Joe Fortin neck injury has McGill rethinking policies

McGill's athletic director says he's considering some changes to the university's medical policy after an ambulance took over 20 minutes to arrive after an incident on the football field.

Bishop's University football player Jonathan Fortin waited 27 minutes for ambulance

Joe Fortin, No. 20 for the Bishop's University Gaiters, suffered a neck injury Friday night. (CBC)

McGill's athletic director says he's considering some changes to the university's medical policy after an ambulance took more than 20 minutes to arrive, even though there is a hospital across the street, after a potentially-serious injury on the football field.

Jonathan Fortin was injured around 9:30 p.m. local time Friday during a game at Percival Molson stadium between his team, the Bishop's Gaiters, and the McGill Redmen.

The stadium is in downtown Montreal, across the street from the Royal Victoria Hospital.

Doctors on the scene were worried about spinal cord damage and placed him on a spinal board as a precaution. Fortin was conscious at the time.

“There were a couple minutes where the student athlete was ready to be transported and we were waiting for the ambulance,” said athletic director Drew Love.

Not paralyzed

In the end, Fortin was not paralyzed and has since been released from hospital.

Still, the injury caused an uproar about the absence of ambulances on the field during football games. Ambulances aren't mandatory at university games.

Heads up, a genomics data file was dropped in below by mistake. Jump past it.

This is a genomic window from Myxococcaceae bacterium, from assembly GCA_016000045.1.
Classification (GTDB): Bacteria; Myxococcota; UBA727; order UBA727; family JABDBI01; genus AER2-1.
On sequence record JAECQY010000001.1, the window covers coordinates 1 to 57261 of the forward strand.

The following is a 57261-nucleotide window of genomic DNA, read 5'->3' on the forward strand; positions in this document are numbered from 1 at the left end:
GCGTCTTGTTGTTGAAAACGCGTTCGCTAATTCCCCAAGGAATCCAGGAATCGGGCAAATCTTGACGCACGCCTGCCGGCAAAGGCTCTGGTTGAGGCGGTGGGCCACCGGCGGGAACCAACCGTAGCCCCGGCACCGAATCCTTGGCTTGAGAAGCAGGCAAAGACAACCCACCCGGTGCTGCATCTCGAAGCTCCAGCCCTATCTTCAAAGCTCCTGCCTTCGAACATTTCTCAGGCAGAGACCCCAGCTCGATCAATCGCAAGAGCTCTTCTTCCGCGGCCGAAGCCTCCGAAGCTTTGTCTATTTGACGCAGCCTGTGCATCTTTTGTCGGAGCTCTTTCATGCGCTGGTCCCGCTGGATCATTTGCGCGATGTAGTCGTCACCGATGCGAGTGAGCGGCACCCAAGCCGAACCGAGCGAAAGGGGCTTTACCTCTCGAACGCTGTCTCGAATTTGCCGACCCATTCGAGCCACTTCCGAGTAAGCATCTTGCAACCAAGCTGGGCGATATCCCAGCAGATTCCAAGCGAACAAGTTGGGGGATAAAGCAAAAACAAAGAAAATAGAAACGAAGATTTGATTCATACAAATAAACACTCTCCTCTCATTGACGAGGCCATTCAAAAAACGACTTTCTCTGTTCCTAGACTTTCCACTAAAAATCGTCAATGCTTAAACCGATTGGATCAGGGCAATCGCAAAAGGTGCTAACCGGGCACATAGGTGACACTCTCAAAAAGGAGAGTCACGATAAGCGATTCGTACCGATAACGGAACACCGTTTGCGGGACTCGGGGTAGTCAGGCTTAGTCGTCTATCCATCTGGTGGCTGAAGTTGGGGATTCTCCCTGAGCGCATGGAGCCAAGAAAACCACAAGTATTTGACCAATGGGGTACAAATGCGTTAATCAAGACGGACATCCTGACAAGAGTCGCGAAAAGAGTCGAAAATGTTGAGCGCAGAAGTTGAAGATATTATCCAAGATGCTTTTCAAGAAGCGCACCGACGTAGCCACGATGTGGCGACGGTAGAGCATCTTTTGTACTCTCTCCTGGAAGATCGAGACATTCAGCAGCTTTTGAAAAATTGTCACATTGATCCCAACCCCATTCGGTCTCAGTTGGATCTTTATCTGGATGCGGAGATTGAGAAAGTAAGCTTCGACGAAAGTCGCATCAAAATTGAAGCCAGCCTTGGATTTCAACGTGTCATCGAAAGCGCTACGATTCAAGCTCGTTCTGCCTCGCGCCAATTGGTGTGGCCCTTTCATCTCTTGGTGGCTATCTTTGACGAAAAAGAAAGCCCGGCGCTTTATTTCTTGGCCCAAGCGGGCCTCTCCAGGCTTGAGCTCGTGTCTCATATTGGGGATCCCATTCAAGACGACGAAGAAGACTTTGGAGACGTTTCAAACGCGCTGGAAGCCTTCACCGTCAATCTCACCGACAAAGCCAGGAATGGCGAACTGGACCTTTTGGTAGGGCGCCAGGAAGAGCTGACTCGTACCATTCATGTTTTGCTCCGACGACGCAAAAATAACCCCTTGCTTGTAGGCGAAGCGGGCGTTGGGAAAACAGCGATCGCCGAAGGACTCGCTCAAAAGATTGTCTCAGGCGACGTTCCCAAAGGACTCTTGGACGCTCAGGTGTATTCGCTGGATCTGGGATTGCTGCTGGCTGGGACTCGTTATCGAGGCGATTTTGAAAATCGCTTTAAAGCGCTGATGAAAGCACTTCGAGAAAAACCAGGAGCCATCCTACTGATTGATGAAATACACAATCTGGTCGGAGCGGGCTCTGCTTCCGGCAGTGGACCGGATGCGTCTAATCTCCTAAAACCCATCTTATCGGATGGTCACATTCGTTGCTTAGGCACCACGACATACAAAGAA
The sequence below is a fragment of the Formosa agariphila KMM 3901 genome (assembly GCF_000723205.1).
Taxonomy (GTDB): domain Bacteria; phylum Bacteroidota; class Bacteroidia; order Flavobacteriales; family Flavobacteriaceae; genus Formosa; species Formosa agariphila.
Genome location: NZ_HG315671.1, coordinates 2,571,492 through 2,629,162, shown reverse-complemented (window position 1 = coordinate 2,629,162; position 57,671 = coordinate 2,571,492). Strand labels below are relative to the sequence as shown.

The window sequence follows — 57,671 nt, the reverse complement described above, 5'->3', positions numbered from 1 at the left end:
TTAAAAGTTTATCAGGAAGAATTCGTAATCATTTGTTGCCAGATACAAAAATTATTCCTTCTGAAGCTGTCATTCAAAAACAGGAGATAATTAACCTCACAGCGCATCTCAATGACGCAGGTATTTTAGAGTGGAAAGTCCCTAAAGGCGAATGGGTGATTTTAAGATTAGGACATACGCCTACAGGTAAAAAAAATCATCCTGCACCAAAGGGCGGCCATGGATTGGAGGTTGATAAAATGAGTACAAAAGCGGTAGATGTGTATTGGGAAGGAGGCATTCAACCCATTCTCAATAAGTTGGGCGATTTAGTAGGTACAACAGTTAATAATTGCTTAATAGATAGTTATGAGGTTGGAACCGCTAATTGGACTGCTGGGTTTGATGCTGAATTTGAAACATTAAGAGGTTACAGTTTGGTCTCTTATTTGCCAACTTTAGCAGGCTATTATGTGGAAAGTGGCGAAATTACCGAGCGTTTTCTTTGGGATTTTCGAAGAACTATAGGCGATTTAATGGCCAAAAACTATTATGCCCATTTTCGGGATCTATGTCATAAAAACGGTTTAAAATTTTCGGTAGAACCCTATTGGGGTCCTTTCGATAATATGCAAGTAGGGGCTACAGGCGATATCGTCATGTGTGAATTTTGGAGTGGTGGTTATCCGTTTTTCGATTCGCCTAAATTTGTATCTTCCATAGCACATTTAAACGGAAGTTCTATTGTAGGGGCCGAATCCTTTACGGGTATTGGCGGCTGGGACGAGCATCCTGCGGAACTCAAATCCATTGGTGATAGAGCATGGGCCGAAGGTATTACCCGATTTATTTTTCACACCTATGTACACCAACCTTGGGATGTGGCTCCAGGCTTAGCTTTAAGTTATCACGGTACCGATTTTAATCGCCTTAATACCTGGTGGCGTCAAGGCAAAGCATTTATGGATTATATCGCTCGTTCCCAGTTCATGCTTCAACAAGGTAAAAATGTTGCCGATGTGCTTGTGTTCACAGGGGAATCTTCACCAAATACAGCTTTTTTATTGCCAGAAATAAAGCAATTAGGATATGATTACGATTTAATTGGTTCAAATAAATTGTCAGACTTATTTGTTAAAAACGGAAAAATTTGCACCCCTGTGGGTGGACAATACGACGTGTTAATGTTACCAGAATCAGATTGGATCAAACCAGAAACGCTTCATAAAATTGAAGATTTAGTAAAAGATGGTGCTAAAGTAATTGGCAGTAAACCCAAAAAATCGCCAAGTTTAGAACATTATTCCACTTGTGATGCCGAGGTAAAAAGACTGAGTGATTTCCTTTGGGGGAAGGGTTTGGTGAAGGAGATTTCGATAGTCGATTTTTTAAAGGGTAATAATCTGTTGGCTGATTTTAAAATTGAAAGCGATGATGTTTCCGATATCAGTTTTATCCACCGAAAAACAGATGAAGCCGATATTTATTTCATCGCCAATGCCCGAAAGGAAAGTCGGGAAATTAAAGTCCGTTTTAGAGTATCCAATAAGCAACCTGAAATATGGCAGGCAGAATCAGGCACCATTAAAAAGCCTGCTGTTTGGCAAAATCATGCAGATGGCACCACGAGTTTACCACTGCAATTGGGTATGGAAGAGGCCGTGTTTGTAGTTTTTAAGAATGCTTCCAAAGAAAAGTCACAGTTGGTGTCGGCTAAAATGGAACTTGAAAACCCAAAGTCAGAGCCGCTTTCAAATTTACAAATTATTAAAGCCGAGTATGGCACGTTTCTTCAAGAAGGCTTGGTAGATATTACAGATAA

Love said medical staff members on site rehearse the spinal injury protocol before every game.

Initial moments after major trauma is critical.- Arash Madani, sports reporter at the game

He said construction on the streets near the stadium may have delayed the ambulance’s arrival.

Sports reporter Arash Madani tweeted extensively on the injury and the wait.

“Emergency protocols must be instituted IMMEDIATELY at all arenas/stadiums for amateur sport. Initial moments after major trauma is critical,” Madani tweeted on Friday night.

Love of McGill said he will meet with staff Monday morning to look at whether an ambulance should be on site for all games as a precautionary measure.

He said he will also ask Quebec’s university football league to consider changing its protocol, as well.

“We’ll go back into the office on Monday and we are going to do a complete post-mortem on that thing,” Love said.

“It raises the question, and I’d say it’s a question we should address to the league, and whether or not it’s something that the league wishes to adopt as a practice as well,” he said.


To encourage thoughtful and respectful conversations, first and last names will appear with each submission to CBC/Radio-Canada's online communities (except in children and youth-oriented communities). Pseudonyms will no longer be permitted.

By submitting a comment, you accept that CBC has the right to reproduce and publish that comment in whole or in part, in any manner CBC chooses. Please note that CBC does not endorse the opinions expressed in comments. Comments on this story are moderated according to our Submission Guidelines. Comments are welcome while open. We reserve the right to close comments at any time.